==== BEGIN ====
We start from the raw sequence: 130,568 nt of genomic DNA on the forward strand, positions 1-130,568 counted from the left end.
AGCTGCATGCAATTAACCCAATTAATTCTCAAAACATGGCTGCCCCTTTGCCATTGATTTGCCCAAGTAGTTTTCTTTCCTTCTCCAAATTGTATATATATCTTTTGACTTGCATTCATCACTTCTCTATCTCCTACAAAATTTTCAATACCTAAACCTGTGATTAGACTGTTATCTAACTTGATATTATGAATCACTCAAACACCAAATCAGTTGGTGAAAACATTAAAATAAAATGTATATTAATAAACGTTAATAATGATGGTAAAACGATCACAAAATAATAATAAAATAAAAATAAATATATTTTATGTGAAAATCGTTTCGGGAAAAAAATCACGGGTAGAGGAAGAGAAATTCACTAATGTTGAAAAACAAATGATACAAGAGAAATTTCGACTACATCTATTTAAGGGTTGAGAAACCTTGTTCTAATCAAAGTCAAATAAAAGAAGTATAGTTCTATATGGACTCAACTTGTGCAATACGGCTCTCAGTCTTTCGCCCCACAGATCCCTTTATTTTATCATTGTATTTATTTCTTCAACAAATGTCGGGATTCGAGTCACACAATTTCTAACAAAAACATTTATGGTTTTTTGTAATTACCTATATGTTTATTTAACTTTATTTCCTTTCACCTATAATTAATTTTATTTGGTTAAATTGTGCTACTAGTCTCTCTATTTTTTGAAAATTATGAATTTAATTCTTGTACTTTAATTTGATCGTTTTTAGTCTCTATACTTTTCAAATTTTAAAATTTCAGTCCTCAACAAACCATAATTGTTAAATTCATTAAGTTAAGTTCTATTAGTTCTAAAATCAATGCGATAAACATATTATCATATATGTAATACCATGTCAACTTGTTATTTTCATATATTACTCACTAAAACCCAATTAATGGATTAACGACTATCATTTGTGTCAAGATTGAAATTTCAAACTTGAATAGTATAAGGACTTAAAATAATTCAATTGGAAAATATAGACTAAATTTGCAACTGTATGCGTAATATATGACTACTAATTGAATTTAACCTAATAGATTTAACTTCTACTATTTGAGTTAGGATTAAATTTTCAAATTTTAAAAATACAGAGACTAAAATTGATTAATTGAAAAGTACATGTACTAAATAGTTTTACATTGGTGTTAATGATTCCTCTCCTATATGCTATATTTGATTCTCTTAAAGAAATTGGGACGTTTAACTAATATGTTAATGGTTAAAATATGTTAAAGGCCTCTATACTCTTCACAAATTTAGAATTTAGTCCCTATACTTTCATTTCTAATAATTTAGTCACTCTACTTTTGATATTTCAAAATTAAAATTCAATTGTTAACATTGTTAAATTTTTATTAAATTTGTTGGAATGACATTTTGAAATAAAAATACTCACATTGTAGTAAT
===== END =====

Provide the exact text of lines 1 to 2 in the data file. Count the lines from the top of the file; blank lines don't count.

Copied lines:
We start from the raw sequence: 130,568 nt of genomic DNA on the forward strand, positions 1-130,568 counted from the left end.
AGCTGCATGCAATTAACCCAATTAATTCTCAAAACATGGCTGCCCCTTTGCCATTGATTTGCCCAAGTAGTTTTCTTTCCTTCTCCAAATTGTATATATATCTTTTGACTTGCATTCATCACTTCTCTATCTCCTACAAAATTTTCAATACCTAAACCTGTGATTAGACTGTTATCTAACTTGATATTATGAATCACTCAAACACCAAATCAGTTGGTGAAAACATTAAAATAAAATGTATATTAATAAACGTTAATAATGATGGTAAAACGATCACAAAATAATAATAAAATAAAAATAAATATATTTTATGTGAAAATCGTTTCGGGAAAAAAATCACGGGTAGAGGAAGAGAAATTCACTAATGTTGAAAAACAAATGATACAAGAGAAATTTCGACTACATCTATTTAAGGGTTGAGAAACCTTGTTCTAATCAAAGTCAAATAAAAGAAGTATAGTTCTATATGGACTCAACTTGTGCAATACGGCTCTCAGTCTTTCGCCCCACAGATCCCTTTATTTTATCATTGTATTTATTTCTTCAACAAATGTCGGGATTCGAGTCACACAATTTCTAACAAAAACATTTATGGTTTTTTGTAATTACCTATATGTTTATTTAACTTTATTTCCTTTCACCTATAATTAATTTTATTTGGTTAAATTGTGCTACTAGTCTCTCTATTTTTTGAAAATTATGAATTTAATTCTTGTACTTTAATTTGATCGTTTTTAGTCTCTATACTTTTCAAATTTTAAAATTTCAGTCCTCAACAAACCATAATTGTTAAATTCATTAAGTTAAGTTCTATTAGTTCTAAAATCAATGCGATAAACATATTATCATATATGTAATACCATGTCAACTTGTTATTTTCATATATTACTCACTAAAACCCAATTAATGGATTAACGACTATCATTTGTGTCAAGATTGAAATTTCAAACTTGAATAGTATAAGGACTTAAAATAATTCAATTGGAAAATATAGACTAAATTTGCAACTGTATGCGTAATATATGACTACTAATTGAATTTAACCTAATAGATTTAACTTCTACTATTTGAGTTAGGATTAAATTTTCAAATTTTAAAAATACAGAGACTAAAATTGATTAATTGAAAAGTACATGTACTAAATAGTTTTACATTGGTGTTAATGATTCCTCTCCTATATGCTATATTTGATTCTCTTAAAGAAATTGGGACGTTTAACTAATATGTTAATGGTTAAAATATGTTAAAGGCCTCTATACTCTTCACAAATTTAGAATTTAGTCCCTATACTTTCATTTCTAATAATTTAGTCACTCTACTTTTGATATTTCAAAATTAAAATTCAATTGTTAACATTGTTAAATTTTTATTAAATTTGTTGGAATGACATTTTGAAATAAAAATACTCACATTGTAGTAAT